By Philippine News Agency
MANILA — The Philippines and Tunisia have agreed to bolster their cooperation in addressing the plight of overseas Filipino workers (OFWs), Malacañang said on Saturday.
This developed after Chief Presidential Protocol and Presidential Assistant on Foreign Relations Robert Borje paid a courtesy call on Tunisian Acting Foreign Minister Sabri Bachtobji in Tunis on Friday, the Palace said in a press statement.
During his meeting with Bachtobji, Borje relayed President Rodrigo Duterte’s message, which focuses on lauding the Tunisian government for its vital role in assisting his administration’s efforts to repatriate Filipinos affected by the escalating violence in North Africa, particularly in Libya.
“Through his representative, President Duterte expressed his gratitude to Tunisia for assisting Filipinos exiting Libya,” Malacañang said.
“The President also wants to work with Tunisia not only on the issues of migrant workers but also on security aiming to achieve deeper relations despite the distance,” it added.
Considering its strategic location, Tunisia, along with Malta and Egypt, has become a major exit point for Filipinos going out of Libya.
In 2019, around 142 Filipinos from the war-torn north African state have been repatriated by the Philippine government.
However, there are still 2,300 OFWs in Tripoli, despite the Duterte administration’s call for a mandatory evacuation.
Bachtobji said that on top of Tunisia’s initiatives in addressing the condition of distressed migrants, it could also play a significant role in achieving global security and stability, once it serves as a non-permanent member of the United Nations (UN) Security Council.
Borje, in response, said the Philippines will continue supporting Tunisia when it becomes a member-state of the UN security body for two years beginning January 2020.
“Acting Foreign Minister Bachtobji said it is very important for the Philippines and Tunisia to work together, stressing it was Tunisia’s duty to assist distressed citizens, including Filipinos, fleeing conflict,” the Palace said.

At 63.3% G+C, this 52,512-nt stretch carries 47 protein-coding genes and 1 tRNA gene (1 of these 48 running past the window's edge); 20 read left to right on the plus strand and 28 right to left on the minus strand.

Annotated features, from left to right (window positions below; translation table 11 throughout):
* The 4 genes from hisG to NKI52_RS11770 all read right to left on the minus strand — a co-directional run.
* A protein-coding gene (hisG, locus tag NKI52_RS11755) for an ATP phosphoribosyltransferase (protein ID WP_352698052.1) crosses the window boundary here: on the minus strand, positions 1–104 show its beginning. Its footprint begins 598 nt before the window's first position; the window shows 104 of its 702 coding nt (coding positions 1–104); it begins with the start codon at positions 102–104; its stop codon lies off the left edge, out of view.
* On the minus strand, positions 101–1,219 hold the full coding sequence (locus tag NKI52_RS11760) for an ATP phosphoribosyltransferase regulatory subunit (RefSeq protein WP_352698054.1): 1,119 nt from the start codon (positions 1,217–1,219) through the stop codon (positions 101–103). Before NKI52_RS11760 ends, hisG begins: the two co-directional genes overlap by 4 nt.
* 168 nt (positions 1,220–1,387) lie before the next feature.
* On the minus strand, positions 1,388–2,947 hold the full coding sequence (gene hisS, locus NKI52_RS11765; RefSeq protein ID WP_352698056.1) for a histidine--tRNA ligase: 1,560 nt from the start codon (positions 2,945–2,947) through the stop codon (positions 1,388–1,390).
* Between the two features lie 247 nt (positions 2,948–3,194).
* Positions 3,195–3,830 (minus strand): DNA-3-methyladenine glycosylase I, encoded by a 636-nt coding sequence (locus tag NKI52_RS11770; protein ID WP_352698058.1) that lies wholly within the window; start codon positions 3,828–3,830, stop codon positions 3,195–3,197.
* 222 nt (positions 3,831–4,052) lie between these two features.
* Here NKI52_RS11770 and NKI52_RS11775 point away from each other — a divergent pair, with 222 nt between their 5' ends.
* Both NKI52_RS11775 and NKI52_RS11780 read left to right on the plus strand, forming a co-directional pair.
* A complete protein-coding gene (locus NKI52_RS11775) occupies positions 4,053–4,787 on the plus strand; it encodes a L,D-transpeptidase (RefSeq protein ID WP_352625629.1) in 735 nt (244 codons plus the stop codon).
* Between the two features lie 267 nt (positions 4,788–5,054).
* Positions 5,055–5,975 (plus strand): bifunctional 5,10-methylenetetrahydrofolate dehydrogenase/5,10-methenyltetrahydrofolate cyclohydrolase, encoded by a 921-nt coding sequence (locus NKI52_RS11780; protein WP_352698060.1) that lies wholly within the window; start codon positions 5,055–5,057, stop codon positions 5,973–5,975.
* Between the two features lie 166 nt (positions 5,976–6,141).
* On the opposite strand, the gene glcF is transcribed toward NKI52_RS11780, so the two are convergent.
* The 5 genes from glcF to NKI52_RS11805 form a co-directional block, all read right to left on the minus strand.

“Both recognized the long-standing cooperation between the Philippines and Tunisia to assist distressed Filipinos displaced by instability and strife in nearby countries. Both also agreed on the need for the Philippines and Tunisia to continue working closely to further enhance mechanisms of assistance,” it added.
Economic, security cooperation eyed
In a separate press statement, Malacañang said the two countries agreed to further step up its cooperation in the fields of economy and security, as well as culture and history, as they prepare for the commemoration of their 45th anniversary of bilateral relations next year.
Borje told Bachtobji that Duterte considers regional and global security as a “major agenda,” especially after the Philippine troops’ victory against Islamic State (IS) – linked Maute terror group that laid siege to Marawi City on May 23, 2017.
“President Duterte is aware of the continuing threats posed by ISIS (IS of Iraq and Syria) in Southeast Asia and the larger Asia-Pacific region,” Malacañang said.
“The Philippine leader believes that ISIS can only be defeated through intensified functional cooperation between and among countries and regions, according to Borje,” it added.
As a member of the UN Security Council, Tunisia is expected to achieve global security and stability by combating terrorism.
Malacañang said improved ties between the two nations are seen as the two countries celebrate their 45th anniversary of diplomatic relations.
Bilateral relations between the Philippines and Tunisia started in December 1975. Their close relation was manifested in the assistance provided by the Tunisian government towards Filipino migrant workers during the height of the crisis in Libya.
“Both the Philippines and Tunisia are firming up plans for the milestone anniversary commemoration in 2020,” the Palace said. “The Philippine embassy in Tripoli, Libya, which has jurisdiction over Tunisia, identified key areas of cooperation to include trade and investment, security, cultural exchanges, as well as tourism.”